Man in blue shirt reaching out to green leaves.
Matt Davis, a doctoral student in the Department of Plant Sciences, has received a Rockey Fellowship from the Foundation for Food and Agricultural Research to pursue his work on the genetics of walnuts and pistachios (pictured here).

Davis lands Rockey Fellowship for tree nut studies

Program funds three years of ‘critical’ ag research

Doctoral student Matt Davis has been accepted into a three-year fellowship program that nurtures young scientists who are addressing unprecedented challenges in American food and agriculture.

Davis is part of the 2022-25 cohort of the Rockey Fellowship, of the Foundation for Food and Agricultural Research. He’s among several dozen graduate students across the nation selected each year who are investigating areas of urgent concern. Fellows receive funding for their research, work with university and industry representatives and participate in professional development activities. Davis’ FFAR fellowship is co-sponsored with matching funds from the California Pistachio Research Board.

Davis is working on orchard crop genomics and aims for a Ph.D. in plant biology.

Man in white lab coat holding a glass dish in a gloved hand.
Part of Matt Davis’ current work with co-advisor Pat Brown is examining walnut embryos, like these he is holding in the petri dish. Photos by Kylie Roland.

"I’m interested in developing genomic tools to help with the pistachio and walnut breeding programs here at UC Davis to support California agriculture," Davis said. "With the assistance of FFAR and the California Pistachio Research Board, we will be further investigating the genetic control of salt tolerance in pistachio trees. We are also interested in looking into the effect on mutation that long-term tissue culture has had on walnut embryogenic cultures."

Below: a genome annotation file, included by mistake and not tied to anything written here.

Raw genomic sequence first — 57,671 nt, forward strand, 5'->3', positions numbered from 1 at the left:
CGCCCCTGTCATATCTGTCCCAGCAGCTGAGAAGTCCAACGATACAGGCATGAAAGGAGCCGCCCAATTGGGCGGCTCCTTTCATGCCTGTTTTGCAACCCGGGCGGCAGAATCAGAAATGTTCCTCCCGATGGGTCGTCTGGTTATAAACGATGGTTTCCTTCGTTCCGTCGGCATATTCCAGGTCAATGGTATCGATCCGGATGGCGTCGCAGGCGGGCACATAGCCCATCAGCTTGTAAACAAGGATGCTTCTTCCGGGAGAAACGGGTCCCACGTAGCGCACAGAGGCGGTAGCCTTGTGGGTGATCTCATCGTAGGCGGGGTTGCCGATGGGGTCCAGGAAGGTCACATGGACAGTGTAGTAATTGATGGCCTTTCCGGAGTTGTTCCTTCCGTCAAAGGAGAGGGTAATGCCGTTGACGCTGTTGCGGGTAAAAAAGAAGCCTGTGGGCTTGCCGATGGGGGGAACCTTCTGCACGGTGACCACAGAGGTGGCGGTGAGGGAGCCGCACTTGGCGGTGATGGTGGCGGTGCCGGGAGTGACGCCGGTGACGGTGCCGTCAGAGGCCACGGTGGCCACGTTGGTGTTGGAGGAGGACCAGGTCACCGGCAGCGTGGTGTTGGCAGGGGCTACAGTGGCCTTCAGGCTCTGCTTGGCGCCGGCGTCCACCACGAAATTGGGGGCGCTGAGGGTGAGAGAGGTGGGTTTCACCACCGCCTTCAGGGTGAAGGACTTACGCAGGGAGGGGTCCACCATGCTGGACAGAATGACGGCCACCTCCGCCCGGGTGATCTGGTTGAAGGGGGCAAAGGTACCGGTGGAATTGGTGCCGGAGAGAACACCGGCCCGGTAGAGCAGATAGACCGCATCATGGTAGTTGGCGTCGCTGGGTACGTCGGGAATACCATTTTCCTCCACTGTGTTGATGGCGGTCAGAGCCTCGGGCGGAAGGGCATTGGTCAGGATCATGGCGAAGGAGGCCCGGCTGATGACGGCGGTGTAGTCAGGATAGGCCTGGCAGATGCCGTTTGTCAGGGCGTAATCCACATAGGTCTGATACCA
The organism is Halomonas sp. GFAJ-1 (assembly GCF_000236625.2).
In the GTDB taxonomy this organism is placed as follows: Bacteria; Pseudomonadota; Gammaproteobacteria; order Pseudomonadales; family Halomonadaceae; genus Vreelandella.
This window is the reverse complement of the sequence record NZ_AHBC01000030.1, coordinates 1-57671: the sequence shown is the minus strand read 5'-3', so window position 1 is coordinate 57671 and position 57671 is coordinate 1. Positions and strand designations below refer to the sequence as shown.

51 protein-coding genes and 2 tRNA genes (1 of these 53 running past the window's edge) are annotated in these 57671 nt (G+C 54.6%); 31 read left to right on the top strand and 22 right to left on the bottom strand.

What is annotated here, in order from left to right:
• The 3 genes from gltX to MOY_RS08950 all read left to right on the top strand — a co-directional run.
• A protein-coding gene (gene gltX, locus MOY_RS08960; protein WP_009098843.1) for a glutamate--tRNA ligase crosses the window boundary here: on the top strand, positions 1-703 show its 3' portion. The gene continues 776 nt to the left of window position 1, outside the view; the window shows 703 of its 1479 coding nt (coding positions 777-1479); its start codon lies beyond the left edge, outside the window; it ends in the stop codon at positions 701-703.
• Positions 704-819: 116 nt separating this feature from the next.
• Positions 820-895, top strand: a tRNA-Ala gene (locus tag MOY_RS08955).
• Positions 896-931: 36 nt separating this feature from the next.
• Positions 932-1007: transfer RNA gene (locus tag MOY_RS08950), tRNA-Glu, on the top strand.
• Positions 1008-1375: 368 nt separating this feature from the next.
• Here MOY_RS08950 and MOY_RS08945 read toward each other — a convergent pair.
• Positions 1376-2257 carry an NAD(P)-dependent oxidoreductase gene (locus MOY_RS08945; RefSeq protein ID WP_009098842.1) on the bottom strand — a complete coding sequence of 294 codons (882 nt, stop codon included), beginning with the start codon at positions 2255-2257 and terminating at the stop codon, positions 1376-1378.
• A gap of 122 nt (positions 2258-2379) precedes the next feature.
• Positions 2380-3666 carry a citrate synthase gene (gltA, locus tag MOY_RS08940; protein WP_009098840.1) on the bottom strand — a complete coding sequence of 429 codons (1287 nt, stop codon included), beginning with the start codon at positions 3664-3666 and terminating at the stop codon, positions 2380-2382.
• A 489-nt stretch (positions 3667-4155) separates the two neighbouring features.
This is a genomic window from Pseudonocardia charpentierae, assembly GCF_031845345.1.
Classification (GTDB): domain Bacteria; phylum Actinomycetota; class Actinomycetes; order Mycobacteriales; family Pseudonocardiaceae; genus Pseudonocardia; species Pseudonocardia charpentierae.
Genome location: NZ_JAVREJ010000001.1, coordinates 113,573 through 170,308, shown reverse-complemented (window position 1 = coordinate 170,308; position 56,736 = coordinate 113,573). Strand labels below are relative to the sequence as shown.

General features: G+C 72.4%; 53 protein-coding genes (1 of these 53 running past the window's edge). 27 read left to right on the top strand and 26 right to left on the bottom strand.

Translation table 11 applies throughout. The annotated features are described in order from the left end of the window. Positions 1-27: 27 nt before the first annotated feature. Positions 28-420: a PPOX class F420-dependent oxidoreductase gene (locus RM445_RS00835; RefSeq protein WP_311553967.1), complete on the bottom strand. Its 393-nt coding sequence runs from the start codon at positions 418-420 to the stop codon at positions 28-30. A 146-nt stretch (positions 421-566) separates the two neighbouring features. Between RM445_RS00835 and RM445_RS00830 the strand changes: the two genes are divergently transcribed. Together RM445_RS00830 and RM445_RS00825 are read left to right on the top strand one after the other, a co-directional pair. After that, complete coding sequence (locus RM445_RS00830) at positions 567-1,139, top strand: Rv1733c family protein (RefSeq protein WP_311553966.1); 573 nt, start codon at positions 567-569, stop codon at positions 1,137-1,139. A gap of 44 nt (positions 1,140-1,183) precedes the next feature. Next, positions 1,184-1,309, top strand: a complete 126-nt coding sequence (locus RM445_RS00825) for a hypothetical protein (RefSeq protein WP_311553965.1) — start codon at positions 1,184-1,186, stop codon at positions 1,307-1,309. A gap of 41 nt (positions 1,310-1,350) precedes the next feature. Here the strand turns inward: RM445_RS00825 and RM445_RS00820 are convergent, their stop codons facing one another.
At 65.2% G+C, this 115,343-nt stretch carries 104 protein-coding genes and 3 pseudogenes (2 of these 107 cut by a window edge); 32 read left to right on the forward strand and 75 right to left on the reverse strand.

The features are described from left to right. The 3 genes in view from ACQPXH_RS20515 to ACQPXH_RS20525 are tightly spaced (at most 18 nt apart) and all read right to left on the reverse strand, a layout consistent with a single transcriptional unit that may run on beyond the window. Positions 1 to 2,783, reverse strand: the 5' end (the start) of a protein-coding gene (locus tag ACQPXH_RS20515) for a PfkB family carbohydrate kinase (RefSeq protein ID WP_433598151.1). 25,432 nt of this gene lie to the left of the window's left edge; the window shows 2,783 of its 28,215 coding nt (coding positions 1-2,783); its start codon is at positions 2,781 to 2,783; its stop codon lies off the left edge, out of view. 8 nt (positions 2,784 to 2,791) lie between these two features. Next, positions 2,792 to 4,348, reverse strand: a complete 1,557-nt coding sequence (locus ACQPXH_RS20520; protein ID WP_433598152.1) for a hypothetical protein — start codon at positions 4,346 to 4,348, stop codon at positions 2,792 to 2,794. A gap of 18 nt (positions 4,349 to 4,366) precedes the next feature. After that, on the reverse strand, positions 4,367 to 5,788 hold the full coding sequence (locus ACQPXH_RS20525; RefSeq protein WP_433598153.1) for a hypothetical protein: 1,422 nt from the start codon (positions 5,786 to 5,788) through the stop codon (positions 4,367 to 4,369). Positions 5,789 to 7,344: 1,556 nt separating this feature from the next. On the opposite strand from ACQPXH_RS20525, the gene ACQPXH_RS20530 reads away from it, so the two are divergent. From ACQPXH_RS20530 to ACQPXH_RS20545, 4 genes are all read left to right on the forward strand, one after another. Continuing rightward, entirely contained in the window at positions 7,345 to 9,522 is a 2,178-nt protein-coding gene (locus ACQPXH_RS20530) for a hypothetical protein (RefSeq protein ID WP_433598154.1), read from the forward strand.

Davis’ advisors in the department are Grey Monroe, an assistant professor, and Pat J. Brown, an associate professor and nut crops breeder.

“Matt has an eye for big questions in plant genetics and is passionate about addressing challenges facing California agriculture,” Monroe said. “I have no doubt that he will go far. The Rockey Fellowship is a launchpad for exciting work to come.”

The goal of the Rockey FFAR Fellows program is to prepare young scientists to tackle critical problems in agriculture created by climate change, a growing population and evolving pests and pathogens. The program funds graduate students working in the areas of next-generation crops, urban food systems, soil health, sustainable water management, advanced animal systems and the health-agriculture nexus. In addition, the program seeks to break down the disciplinary silos and train participants in professional development and people-skills.

The program is led by the Academic Programs Office at the College of Agriculture and Life Sciences, North Carolina State University.

Media Resources

Trina Kleist,, (530) 754-6148 or (530) 601-6846.

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